It was a while before I was conscious of taking a breath.  Ted was going to steal my idea.  How could he?  I didn’t have long to ponder the problem because I got a call to report to the office of the engineering group manager, Nacho Munos.  That was just as well.  If he hadn’t called, I would have been calling him, asking for a meeting.  I pulled out my copy of my Profit Improvement Disclosure and headed for Nachos’ office.

I might as well have left it in the file, because on arriving at the Engineering Group office Nacho let me stand while he directed me to gather my personals and leave the building.  My services were no longer needed at Iolab.  I asked Nacho where this came from.  He replied, “Ted Wilshire.”  That’s all I needed to know.  I kept my copy of my original disclosure, but was too devastated to even fight the betrayal. In 2021interocular lenses don’t even require holes.  It’s a good thing that such a great product doesn’t have to carry a feature reminiscent of such rapacious skullduggery.   In retrospect, it was nice to know that Ted thought so much of my idea he had to steal it.  Imitation is indeed the sincerest form of flattery.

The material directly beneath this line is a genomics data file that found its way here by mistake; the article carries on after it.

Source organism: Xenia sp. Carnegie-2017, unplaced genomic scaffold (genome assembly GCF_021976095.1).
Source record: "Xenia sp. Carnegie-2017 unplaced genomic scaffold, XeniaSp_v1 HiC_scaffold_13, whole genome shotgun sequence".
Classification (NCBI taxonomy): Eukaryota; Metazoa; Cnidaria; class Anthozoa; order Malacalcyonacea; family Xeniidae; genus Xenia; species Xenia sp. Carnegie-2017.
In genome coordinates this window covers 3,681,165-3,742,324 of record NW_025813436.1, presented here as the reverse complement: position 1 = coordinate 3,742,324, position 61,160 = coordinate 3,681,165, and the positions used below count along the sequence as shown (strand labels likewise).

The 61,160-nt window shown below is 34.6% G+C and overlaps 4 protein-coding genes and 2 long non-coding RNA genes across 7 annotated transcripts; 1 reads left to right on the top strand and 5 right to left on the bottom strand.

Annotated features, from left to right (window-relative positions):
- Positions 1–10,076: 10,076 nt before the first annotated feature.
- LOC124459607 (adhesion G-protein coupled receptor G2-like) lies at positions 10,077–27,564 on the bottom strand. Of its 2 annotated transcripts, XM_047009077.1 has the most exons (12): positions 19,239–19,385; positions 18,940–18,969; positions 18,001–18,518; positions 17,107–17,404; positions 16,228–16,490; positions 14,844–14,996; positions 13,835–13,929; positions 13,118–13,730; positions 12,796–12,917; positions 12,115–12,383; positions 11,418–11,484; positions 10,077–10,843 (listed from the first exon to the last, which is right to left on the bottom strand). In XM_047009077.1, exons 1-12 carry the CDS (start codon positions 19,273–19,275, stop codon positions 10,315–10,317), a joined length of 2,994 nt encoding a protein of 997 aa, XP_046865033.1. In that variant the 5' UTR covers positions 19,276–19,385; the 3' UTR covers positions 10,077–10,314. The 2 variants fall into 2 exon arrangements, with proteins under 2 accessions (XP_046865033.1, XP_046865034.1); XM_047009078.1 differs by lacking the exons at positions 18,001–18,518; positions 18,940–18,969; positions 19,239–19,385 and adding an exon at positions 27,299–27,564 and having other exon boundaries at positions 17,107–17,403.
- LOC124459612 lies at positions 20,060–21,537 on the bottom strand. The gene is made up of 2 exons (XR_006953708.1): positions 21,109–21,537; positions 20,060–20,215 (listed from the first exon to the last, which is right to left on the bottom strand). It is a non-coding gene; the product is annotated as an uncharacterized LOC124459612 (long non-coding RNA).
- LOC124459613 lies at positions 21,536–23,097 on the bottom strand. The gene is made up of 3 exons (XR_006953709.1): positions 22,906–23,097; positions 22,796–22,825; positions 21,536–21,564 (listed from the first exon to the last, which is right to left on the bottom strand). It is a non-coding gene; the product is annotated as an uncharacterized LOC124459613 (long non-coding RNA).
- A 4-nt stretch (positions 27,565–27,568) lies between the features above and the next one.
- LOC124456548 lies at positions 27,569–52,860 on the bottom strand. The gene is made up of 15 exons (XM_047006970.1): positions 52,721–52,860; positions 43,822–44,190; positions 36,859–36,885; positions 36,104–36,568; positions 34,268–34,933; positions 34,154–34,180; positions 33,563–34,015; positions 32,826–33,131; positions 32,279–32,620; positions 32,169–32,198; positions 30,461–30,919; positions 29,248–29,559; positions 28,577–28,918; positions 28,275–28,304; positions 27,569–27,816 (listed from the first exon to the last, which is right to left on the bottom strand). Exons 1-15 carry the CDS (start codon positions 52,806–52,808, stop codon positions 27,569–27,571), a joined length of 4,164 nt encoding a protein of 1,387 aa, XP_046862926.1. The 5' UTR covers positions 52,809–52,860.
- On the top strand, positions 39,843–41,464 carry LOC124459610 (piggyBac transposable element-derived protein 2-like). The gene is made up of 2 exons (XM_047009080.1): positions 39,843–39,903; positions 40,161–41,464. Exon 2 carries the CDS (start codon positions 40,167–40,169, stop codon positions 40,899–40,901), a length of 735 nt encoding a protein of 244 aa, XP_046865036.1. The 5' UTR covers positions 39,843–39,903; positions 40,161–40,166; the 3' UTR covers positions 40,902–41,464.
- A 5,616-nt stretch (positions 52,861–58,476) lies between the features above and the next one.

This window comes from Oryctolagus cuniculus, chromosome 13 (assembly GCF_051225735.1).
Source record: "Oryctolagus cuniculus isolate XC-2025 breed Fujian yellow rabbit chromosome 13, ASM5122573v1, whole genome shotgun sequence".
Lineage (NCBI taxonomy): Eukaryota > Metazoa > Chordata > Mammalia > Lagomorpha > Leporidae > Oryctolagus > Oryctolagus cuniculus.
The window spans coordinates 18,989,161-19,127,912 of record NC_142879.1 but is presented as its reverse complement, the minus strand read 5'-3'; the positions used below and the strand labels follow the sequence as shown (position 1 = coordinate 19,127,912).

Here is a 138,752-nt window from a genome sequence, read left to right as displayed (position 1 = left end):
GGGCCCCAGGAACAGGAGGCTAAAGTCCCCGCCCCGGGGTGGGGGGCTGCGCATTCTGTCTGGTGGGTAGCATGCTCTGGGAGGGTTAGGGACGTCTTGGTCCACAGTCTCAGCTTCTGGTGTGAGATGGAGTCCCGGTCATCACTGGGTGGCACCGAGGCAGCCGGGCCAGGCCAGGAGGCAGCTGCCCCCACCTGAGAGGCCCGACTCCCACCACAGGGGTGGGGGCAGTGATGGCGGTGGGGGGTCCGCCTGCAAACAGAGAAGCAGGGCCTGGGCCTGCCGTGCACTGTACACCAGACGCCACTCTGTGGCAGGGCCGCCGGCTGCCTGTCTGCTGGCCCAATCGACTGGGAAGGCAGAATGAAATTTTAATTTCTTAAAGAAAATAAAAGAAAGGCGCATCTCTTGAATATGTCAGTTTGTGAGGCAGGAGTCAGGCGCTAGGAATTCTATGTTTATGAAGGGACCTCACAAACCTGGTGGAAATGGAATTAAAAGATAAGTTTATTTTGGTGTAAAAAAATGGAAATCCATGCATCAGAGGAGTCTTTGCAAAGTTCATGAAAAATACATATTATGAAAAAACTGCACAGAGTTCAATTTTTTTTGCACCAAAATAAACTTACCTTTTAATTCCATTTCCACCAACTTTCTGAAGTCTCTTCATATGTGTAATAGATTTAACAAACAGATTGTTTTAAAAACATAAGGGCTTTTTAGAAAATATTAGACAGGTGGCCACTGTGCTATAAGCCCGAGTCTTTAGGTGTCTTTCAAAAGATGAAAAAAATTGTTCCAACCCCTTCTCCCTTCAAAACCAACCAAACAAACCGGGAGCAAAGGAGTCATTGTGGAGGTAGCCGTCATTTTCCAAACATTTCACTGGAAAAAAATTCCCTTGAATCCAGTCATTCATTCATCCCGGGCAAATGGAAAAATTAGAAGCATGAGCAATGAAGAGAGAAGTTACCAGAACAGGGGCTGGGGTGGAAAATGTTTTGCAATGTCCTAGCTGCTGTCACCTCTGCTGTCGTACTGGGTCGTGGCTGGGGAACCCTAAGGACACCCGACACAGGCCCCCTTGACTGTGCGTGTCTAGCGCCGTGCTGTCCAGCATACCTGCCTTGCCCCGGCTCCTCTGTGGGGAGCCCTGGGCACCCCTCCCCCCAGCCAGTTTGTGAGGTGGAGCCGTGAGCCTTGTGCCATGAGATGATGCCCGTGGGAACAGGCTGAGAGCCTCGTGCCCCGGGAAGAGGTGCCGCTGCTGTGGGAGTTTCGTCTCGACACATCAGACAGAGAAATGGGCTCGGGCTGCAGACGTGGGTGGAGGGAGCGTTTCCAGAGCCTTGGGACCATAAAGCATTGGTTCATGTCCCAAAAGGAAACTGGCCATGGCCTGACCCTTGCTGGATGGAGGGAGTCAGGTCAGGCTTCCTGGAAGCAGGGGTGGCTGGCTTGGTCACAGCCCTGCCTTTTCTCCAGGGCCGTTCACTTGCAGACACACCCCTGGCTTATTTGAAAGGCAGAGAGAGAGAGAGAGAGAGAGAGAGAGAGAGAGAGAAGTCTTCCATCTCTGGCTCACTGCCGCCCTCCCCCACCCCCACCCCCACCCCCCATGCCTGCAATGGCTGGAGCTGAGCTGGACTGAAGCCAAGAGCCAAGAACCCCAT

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My life has been a litany of successful failures and failed successes braided into a series of delightfully tortured complexities.  Whatever the result, it wasn’t boring.

First I wanted to be the best of children, but my mother, were she still alive, would attest to my having been  her one perfect child who all too often embodied the personification of evil.

I wanted to be an exemplary wife, but three divorces document my facility in trashing the male/female bond, seeing it surely as bondage.  It is now only in spousal death that I appreciate how much they were both loveable and loved.

I wanted to be a good mother, but fear my four children—three living—would gladly testify to my inability to do the mother thing with any dexterity.  Their proved successes ultimately disprove this fear.

I wanted to write poetry, but in spite of millions of lovely words frittered away, my poesy—often muddying up even my prose— remains steadfastly unpublished.  I keep writing, not to benefit the New Yorker, but because I love to see how contented the words appear nestled together on the page.  They, too, deserve to be happy.